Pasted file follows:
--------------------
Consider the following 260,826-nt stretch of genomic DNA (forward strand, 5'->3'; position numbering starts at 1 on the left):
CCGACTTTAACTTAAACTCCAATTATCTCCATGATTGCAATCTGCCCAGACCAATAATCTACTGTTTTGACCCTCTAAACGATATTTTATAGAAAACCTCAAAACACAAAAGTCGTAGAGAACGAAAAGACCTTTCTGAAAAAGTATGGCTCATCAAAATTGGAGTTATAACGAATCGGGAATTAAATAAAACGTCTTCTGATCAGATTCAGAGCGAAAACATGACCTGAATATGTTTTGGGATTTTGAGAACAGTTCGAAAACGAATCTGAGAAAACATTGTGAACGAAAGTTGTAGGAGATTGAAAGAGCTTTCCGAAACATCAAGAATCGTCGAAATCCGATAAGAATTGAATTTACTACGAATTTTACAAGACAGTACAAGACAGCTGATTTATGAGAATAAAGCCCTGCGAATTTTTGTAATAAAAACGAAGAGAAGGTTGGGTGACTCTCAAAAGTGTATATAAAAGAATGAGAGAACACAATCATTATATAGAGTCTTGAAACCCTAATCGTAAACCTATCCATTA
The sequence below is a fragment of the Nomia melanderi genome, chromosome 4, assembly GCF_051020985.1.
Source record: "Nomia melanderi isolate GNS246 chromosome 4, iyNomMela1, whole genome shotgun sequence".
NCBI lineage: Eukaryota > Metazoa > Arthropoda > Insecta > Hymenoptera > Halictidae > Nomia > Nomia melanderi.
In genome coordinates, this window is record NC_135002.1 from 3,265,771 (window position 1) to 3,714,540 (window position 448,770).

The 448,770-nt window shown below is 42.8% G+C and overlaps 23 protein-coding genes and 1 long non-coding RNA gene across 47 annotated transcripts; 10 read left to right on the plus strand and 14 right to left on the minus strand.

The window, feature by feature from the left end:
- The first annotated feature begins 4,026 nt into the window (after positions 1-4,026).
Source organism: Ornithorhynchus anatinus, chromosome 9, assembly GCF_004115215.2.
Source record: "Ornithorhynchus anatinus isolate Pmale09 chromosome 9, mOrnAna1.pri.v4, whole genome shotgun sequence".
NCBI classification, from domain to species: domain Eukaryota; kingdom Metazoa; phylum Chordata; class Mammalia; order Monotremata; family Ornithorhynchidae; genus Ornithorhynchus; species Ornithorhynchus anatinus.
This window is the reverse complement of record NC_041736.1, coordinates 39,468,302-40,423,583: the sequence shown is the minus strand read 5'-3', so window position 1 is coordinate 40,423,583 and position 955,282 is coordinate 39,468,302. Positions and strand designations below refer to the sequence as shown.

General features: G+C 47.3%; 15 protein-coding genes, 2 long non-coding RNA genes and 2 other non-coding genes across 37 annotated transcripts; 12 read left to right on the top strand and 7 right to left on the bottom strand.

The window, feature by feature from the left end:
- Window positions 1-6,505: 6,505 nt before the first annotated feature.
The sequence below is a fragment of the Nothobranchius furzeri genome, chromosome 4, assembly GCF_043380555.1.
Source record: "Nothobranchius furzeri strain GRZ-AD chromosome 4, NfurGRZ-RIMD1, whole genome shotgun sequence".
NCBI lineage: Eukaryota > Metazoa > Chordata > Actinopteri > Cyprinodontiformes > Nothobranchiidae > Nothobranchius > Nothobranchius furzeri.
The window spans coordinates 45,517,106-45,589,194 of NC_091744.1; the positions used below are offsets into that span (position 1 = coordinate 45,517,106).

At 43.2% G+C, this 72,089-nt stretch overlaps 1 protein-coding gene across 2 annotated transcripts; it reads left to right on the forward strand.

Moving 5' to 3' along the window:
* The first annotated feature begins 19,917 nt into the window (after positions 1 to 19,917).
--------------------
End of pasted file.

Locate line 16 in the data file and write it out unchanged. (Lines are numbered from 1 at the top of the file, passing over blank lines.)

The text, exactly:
- Window positions 1-6,505: 6,505 nt before the first annotated feature.